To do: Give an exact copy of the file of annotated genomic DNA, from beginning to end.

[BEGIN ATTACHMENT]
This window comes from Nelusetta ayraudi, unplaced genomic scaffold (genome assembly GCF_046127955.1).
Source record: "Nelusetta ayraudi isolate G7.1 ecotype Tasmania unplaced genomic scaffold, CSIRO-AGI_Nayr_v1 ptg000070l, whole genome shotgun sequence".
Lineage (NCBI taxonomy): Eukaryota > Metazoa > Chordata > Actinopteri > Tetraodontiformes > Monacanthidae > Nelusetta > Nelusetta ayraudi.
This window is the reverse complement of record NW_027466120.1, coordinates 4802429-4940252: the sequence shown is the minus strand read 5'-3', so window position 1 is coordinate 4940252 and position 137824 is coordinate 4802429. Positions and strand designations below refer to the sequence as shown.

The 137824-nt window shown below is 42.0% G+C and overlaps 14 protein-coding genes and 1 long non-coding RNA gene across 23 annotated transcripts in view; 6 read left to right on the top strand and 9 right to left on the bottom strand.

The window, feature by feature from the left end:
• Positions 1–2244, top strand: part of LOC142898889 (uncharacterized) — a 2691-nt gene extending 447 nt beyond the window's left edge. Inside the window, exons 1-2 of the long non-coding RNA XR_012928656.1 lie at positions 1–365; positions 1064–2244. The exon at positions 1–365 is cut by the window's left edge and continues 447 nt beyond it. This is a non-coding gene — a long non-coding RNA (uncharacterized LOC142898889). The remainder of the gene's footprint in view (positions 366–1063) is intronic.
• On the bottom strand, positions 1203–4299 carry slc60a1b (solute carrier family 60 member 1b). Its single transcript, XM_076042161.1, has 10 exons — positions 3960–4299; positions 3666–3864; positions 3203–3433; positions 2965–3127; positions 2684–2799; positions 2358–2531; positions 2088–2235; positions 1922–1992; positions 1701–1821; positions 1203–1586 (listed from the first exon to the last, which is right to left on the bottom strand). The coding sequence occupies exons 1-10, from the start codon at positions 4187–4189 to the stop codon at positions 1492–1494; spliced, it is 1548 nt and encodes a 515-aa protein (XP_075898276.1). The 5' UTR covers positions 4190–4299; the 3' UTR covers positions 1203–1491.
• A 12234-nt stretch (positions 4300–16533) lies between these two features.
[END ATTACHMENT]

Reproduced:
This window comes from Nelusetta ayraudi, unplaced genomic scaffold (genome assembly GCF_046127955.1).
Source record: "Nelusetta ayraudi isolate G7.1 ecotype Tasmania unplaced genomic scaffold, CSIRO-AGI_Nayr_v1 ptg000070l, whole genome shotgun sequence".
Lineage (NCBI taxonomy): Eukaryota > Metazoa > Chordata > Actinopteri > Tetraodontiformes > Monacanthidae > Nelusetta > Nelusetta ayraudi.
This window is the reverse complement of record NW_027466120.1, coordinates 4802429-4940252: the sequence shown is the minus strand read 5'-3', so window position 1 is coordinate 4940252 and position 137824 is coordinate 4802429. Positions and strand designations below refer to the sequence as shown.

The 137824-nt window shown below is 42.0% G+C and overlaps 14 protein-coding genes and 1 long non-coding RNA gene across 23 annotated transcripts in view; 6 read left to right on the top strand and 9 right to left on the bottom strand.

The window, feature by feature from the left end:
• Positions 1–2244, top strand: part of LOC142898889 (uncharacterized) — a 2691-nt gene extending 447 nt beyond the window's left edge. Inside the window, exons 1-2 of the long non-coding RNA XR_012928656.1 lie at positions 1–365; positions 1064–2244. The exon at positions 1–365 is cut by the window's left edge and continues 447 nt beyond it. This is a non-coding gene — a long non-coding RNA (uncharacterized LOC142898889). The remainder of the gene's footprint in view (positions 366–1063) is intronic.
• On the bottom strand, positions 1203–4299 carry slc60a1b (solute carrier family 60 member 1b). Its single transcript, XM_076042161.1, has 10 exons — positions 3960–4299; positions 3666–3864; positions 3203–3433; positions 2965–3127; positions 2684–2799; positions 2358–2531; positions 2088–2235; positions 1922–1992; positions 1701–1821; positions 1203–1586 (listed from the first exon to the last, which is right to left on the bottom strand). The coding sequence occupies exons 1-10, from the start codon at positions 4187–4189 to the stop codon at positions 1492–1494; spliced, it is 1548 nt and encodes a 515-aa protein (XP_075898276.1). The 5' UTR covers positions 4190–4299; the 3' UTR covers positions 1203–1491.
• A 12234-nt stretch (positions 4300–16533) lies between these two features.